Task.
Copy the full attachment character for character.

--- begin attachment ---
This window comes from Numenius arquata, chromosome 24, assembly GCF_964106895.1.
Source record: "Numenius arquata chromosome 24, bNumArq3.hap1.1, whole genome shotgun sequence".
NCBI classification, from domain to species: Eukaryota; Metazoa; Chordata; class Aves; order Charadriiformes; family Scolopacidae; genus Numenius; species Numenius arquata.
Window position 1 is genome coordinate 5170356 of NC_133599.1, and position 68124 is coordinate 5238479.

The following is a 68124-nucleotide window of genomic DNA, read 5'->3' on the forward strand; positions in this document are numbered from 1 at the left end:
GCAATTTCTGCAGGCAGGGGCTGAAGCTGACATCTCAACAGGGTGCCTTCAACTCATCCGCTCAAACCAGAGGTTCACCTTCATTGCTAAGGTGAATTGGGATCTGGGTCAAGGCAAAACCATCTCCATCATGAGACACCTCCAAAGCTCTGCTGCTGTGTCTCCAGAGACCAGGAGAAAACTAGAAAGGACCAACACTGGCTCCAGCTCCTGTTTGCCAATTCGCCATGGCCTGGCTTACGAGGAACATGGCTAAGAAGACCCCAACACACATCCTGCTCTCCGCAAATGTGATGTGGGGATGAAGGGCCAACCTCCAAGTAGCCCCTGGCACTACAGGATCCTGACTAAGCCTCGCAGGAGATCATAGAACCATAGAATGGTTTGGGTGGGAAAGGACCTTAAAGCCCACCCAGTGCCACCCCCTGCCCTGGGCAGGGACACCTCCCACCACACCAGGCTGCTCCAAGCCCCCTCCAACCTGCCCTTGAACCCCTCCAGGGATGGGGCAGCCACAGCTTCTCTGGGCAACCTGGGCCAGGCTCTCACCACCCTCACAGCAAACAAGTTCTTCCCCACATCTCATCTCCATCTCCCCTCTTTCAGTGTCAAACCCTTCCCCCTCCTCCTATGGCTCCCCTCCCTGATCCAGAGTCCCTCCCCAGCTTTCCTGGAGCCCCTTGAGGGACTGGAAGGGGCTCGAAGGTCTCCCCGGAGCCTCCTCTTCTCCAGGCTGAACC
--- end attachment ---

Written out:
This window comes from Numenius arquata, chromosome 24, assembly GCF_964106895.1.
Source record: "Numenius arquata chromosome 24, bNumArq3.hap1.1, whole genome shotgun sequence".
NCBI classification, from domain to species: Eukaryota; Metazoa; Chordata; class Aves; order Charadriiformes; family Scolopacidae; genus Numenius; species Numenius arquata.
Window position 1 is genome coordinate 5170356 of NC_133599.1, and position 68124 is coordinate 5238479.

The following is a 68124-nucleotide window of genomic DNA, read 5'->3' on the forward strand; positions in this document are numbered from 1 at the left end:
GCAATTTCTGCAGGCAGGGGCTGAAGCTGACATCTCAACAGGGTGCCTTCAACTCATCCGCTCAAACCAGAGGTTCACCTTCATTGCTAAGGTGAATTGGGATCTGGGTCAAGGCAAAACCATCTCCATCATGAGACACCTCCAAAGCTCTGCTGCTGTGTCTCCAGAGACCAGGAGAAAACTAGAAAGGACCAACACTGGCTCCAGCTCCTGTTTGCCAATTCGCCATGGCCTGGCTTACGAGGAACATGGCTAAGAAGACCCCAACACACATCCTGCTCTCCGCAAATGTGATGTGGGGATGAAGGGCCAACCTCCAAGTAGCCCCTGGCACTACAGGATCCTGACTAAGCCTCGCAGGAGATCATAGAACCATAGAATGGTTTGGGTGGGAAAGGACCTTAAAGCCCACCCAGTGCCACCCCCTGCCCTGGGCAGGGACACCTCCCACCACACCAGGCTGCTCCAAGCCCCCTCCAACCTGCCCTTGAACCCCTCCAGGGATGGGGCAGCCACAGCTTCTCTGGGCAACCTGGGCCAGGCTCTCACCACCCTCACAGCAAACAAGTTCTTCCCCACATCTCATCTCCATCTCCCCTCTTTCAGTGTCAAACCCTTCCCCCTCCTCCTATGGCTCCCCTCCCTGATCCAGAGTCCCTCCCCAGCTTTCCTGGAGCCCCTTGAGGGACTGGAAGGGGCTCGAAGGTCTCCCCGGAGCCTCCTCTTCTCCAGGCTGAACC